As you can see, level of differentiation decreases with increasing level of malignancy.
Staging determines the extent and spread of the tumor. This is described with the letters T–N–M which are followed by numbers that describe the criteria quantitatively.
|T: Size of primary tumor||T1–3 = depending on size
T4 = Infiltration observed
Tis = Carcinoma in situ
|N: Are there lymph node metastases?||N0 = none
N1–3 = depending on number and location of affected lymph nodes
|M: Are there hematogenous metastases?||M0 = none
M1 = there is evidence of distant metastases
(pTNM means staging performed post-surgery)
This staging is expressed universally. For every kind of tumor, however, there are different definitions for the numbers which can be referenced. While grading describes a histological assessment, staging involves imaging and surgical procedures.
Metastases – How does a Tumor Spread?
When a tumor grows in an infiltrating manner, it will eventually find its way to the lymphatic system and blood vessels. Invasion is facilitated through proteases and hyaluronidases. Malignant cells are transported through the lymph and blood vessels and will attach in distant parts of the body. Depending on means of transportation, appropriate terminology is lymphogenous or hematogenous metastases.
Within the blood circulatory system, the malignant cells interact with the immune system. A tumor cell embolism is formed which can attach to the basal membrane of the vessel. Cells invade other tissues and organs through extravasation. Initially, they will lay dormant and excrete signal complexes which stimulate angiogenesis. Blood vessels will grow towards the metastasis and deliver nutrients. This way it can increase in size.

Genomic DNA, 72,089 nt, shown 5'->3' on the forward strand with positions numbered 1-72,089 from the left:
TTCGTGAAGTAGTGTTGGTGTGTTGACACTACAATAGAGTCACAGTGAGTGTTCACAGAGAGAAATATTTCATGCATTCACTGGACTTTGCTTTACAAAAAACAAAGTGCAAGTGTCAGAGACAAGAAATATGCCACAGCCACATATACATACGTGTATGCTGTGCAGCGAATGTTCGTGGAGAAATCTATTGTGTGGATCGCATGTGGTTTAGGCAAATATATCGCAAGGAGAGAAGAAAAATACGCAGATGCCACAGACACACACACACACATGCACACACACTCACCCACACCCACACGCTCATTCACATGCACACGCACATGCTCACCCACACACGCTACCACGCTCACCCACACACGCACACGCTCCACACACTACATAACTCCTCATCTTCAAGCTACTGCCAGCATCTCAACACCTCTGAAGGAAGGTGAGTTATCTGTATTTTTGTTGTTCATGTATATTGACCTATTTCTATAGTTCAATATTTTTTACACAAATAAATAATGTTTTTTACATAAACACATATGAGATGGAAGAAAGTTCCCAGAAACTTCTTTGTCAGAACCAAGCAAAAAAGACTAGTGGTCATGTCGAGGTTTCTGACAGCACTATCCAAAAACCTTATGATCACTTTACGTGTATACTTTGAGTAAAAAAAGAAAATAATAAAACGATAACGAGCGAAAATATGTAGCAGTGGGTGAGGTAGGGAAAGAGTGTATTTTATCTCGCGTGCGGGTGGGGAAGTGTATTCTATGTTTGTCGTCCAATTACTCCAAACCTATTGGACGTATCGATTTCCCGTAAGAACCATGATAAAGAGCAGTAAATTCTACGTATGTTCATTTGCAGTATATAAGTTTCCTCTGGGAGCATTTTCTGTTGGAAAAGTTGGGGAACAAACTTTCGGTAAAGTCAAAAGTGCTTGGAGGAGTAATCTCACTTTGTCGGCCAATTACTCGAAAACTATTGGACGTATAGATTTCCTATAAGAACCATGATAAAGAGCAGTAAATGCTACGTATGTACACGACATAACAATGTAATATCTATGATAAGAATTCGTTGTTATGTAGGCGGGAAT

Depending on location of the primary tumor, there are different types of metastases according to blood flow. A primary lung cancer, for example, metastasizes in systemic circulation (lung type). Primary liver cancer, conversely, usually spreads through the hepatic vein and vena cava to the lungs (liver type). Likewise, tumors on the drainage area of the venae cavae will metastasize via the heart to the lungs. Tumor is the portal vein’s drainage system spread first into the liver and finally into the lungs.
Tumors are often removed surgically, possible in combination with neo-adjuvant (pre-surgical) or adjuvant (post-surgical) chemotherapy or radiation therapy. To judge the result of resection, the following classification has been established.
|R0||Margins of resected tissue are pathologically proven to be free of tumor tissue.|
|R1||Tumor tissue can be shown microscopically to exist within resection margins.|
|R2||Tumor tissue macroscopically shown within resection margins.|